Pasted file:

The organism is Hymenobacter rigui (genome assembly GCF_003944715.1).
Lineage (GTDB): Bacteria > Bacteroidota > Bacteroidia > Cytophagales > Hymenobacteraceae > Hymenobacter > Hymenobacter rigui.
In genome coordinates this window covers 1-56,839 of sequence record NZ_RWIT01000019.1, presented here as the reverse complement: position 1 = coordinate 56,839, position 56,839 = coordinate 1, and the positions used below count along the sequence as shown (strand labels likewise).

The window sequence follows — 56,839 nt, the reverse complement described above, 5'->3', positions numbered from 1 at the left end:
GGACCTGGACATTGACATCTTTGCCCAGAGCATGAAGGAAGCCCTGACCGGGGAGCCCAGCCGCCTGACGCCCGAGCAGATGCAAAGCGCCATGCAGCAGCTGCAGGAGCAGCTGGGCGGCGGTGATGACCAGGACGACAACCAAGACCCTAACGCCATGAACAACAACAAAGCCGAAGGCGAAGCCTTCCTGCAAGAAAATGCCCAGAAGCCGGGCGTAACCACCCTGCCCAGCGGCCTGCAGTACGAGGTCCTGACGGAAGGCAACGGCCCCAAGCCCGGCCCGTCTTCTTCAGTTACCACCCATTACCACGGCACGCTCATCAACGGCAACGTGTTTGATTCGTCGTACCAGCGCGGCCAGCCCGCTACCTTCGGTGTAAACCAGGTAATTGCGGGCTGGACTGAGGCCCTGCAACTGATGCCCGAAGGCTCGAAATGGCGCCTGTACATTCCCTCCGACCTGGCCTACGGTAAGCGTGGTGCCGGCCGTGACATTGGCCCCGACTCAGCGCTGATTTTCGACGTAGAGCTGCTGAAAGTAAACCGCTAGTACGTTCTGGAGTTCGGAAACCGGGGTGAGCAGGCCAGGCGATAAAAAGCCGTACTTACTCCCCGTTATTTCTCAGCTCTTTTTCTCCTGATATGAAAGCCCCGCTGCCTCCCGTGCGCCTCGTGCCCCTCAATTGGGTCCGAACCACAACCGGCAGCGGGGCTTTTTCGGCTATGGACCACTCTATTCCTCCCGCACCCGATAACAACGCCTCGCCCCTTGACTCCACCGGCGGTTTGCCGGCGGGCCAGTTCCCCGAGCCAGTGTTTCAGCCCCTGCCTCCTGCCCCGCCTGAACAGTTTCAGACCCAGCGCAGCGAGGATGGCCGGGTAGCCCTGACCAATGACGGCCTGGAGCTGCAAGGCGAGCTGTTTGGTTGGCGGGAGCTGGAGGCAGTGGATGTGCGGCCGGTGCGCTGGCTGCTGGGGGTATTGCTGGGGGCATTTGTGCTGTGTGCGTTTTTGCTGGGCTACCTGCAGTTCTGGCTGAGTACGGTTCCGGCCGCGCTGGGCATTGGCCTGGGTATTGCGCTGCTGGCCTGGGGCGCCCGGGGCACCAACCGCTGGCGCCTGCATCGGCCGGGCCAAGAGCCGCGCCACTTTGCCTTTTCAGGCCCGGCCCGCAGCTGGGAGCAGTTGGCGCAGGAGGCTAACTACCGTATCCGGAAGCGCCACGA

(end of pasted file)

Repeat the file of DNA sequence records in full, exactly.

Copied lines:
The organism is Hymenobacter rigui (genome assembly GCF_003944715.1).
Lineage (GTDB): Bacteria > Bacteroidota > Bacteroidia > Cytophagales > Hymenobacteraceae > Hymenobacter > Hymenobacter rigui.
In genome coordinates this window covers 1-56,839 of sequence record NZ_RWIT01000019.1, presented here as the reverse complement: position 1 = coordinate 56,839, position 56,839 = coordinate 1, and the positions used below count along the sequence as shown (strand labels likewise).

The window sequence follows — 56,839 nt, the reverse complement described above, 5'->3', positions numbered from 1 at the left end:
GGACCTGGACATTGACATCTTTGCCCAGAGCATGAAGGAAGCCCTGACCGGGGAGCCCAGCCGCCTGACGCCCGAGCAGATGCAAAGCGCCATGCAGCAGCTGCAGGAGCAGCTGGGCGGCGGTGATGACCAGGACGACAACCAAGACCCTAACGCCATGAACAACAACAAAGCCGAAGGCGAAGCCTTCCTGCAAGAAAATGCCCAGAAGCCGGGCGTAACCACCCTGCCCAGCGGCCTGCAGTACGAGGTCCTGACGGAAGGCAACGGCCCCAAGCCCGGCCCGTCTTCTTCAGTTACCACCCATTACCACGGCACGCTCATCAACGGCAACGTGTTTGATTCGTCGTACCAGCGCGGCCAGCCCGCTACCTTCGGTGTAAACCAGGTAATTGCGGGCTGGACTGAGGCCCTGCAACTGATGCCCGAAGGCTCGAAATGGCGCCTGTACATTCCCTCCGACCTGGCCTACGGTAAGCGTGGTGCCGGCCGTGACATTGGCCCCGACTCAGCGCTGATTTTCGACGTAGAGCTGCTGAAAGTAAACCGCTAGTACGTTCTGGAGTTCGGAAACCGGGGTGAGCAGGCCAGGCGATAAAAAGCCGTACTTACTCCCCGTTATTTCTCAGCTCTTTTTCTCCTGATATGAAAGCCCCGCTGCCTCCCGTGCGCCTCGTGCCCCTCAATTGGGTCCGAACCACAACCGGCAGCGGGGCTTTTTCGGCTATGGACCACTCTATTCCTCCCGCACCCGATAACAACGCCTCGCCCCTTGACTCCACCGGCGGTTTGCCGGCGGGCCAGTTCCCCGAGCCAGTGTTTCAGCCCCTGCCTCCTGCCCCGCCTGAACAGTTTCAGACCCAGCGCAGCGAGGATGGCCGGGTAGCCCTGACCAATGACGGCCTGGAGCTGCAAGGCGAGCTGTTTGGTTGGCGGGAGCTGGAGGCAGTGGATGTGCGGCCGGTGCGCTGGCTGCTGGGGGTATTGCTGGGGGCATTTGTGCTGTGTGCGTTTTTGCTGGGCTACCTGCAGTTCTGGCTGAGTACGGTTCCGGCCGCGCTGGGCATTGGCCTGGGTATTGCGCTGCTGGCCTGGGGCGCCCGGGGCACCAACCGCTGGCGCCTGCATCGGCCGGGCCAAGAGCCGCGCCACTTTGCCTTTTCAGGCCCGGCCCGCAGCTGGGAGCAGTTGGCGCAGGAGGCTAACTACCGTATCCGGAAGCGCCACGA